Lot Six was the sixth in a series of mild hallucinogen that it was hoped would induce extrasensory perception in its users. Glorying in the scientific name of di-lysergic triune acid, it was nicknamed “booster acid” by the team that developed it at the behest of the Shop, a shadowy covert agency of the US government about which little is known.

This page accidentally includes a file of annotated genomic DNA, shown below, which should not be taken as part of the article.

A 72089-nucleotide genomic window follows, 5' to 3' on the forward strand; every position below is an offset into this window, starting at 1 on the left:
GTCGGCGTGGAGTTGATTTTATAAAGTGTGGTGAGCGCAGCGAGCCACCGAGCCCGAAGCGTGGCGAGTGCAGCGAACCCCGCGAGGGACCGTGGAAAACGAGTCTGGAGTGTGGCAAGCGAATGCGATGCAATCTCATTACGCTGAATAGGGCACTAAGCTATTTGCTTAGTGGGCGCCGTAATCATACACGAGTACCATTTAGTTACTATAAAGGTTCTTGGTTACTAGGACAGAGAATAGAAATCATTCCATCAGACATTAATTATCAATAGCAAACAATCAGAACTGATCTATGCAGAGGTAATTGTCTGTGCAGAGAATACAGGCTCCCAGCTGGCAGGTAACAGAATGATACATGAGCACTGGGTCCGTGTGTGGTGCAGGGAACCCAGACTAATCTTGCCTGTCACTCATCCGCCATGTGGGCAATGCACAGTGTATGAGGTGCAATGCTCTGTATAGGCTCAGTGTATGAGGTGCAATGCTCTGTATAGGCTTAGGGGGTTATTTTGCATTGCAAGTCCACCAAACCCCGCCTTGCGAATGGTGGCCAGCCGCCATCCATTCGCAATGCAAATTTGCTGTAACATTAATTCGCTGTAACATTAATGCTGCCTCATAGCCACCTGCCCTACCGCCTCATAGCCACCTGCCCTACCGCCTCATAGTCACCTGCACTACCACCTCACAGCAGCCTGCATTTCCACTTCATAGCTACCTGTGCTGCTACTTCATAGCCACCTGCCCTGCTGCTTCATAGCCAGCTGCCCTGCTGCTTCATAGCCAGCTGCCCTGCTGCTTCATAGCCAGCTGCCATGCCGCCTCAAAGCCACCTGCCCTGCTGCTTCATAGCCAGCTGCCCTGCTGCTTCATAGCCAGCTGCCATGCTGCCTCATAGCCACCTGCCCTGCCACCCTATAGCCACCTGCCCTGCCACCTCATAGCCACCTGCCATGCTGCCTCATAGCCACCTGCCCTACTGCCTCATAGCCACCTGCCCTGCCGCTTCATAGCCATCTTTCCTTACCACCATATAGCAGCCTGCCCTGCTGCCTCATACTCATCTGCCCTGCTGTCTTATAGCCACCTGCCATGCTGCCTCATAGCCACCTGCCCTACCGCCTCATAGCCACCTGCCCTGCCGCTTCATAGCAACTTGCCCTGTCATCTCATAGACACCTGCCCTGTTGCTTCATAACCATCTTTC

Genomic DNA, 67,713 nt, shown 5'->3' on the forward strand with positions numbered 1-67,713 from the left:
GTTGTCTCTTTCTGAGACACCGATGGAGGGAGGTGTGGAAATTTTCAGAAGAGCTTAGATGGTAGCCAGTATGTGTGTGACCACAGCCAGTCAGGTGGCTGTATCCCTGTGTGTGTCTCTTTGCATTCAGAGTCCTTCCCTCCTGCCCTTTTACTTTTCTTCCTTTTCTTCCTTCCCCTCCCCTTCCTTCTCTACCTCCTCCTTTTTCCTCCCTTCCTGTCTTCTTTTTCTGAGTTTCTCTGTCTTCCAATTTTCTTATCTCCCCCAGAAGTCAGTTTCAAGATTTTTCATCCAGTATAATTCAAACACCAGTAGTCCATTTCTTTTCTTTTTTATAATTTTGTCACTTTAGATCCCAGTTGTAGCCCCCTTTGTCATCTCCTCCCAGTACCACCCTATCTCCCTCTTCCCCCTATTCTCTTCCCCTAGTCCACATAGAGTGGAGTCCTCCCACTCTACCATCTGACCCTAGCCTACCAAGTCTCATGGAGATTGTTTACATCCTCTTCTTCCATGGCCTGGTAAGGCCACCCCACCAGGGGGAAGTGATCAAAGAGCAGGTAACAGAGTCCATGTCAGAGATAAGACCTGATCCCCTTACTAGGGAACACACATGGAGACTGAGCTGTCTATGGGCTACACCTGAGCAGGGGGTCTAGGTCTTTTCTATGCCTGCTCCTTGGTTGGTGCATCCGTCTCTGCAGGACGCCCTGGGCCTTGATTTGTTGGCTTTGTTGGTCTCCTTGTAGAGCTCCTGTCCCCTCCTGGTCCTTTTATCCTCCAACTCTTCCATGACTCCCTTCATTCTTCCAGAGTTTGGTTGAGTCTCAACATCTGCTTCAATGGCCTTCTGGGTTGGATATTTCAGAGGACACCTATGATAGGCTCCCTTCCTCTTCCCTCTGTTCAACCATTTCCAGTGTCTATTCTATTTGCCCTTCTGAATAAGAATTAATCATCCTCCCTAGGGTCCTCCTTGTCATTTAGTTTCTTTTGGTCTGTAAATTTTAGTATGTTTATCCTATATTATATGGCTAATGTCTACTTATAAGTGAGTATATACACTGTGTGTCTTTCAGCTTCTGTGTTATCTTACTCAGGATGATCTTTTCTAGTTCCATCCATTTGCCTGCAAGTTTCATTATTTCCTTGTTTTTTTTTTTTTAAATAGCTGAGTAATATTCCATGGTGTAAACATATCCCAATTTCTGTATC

A dozen subjects participated in the tests of Lot Six in 1969. Most of them died or went insane, but two of them, Andrew McGee (who developed minor coercive telepathic abilities) and Victoria Tomlinson (who developed an even smaller telekinetic talent) escaped from the Shop and spent many years on the run from it. After their marriage and the birth of their daughter Charlie, they discovered that a side effect of Lot Six was chromosomal mutation. Charlie developed a major pyrokinetic talent, which she used to destroy a Shop installation. Later, she brought the story of Lot Six to Rolling Stone Magazine, who created a minor scandal when the published it in 1980 (which was unfortunately quickly pushed from the front pages by the hostage situation at the US embassy in Tehran and the Presidential campaign).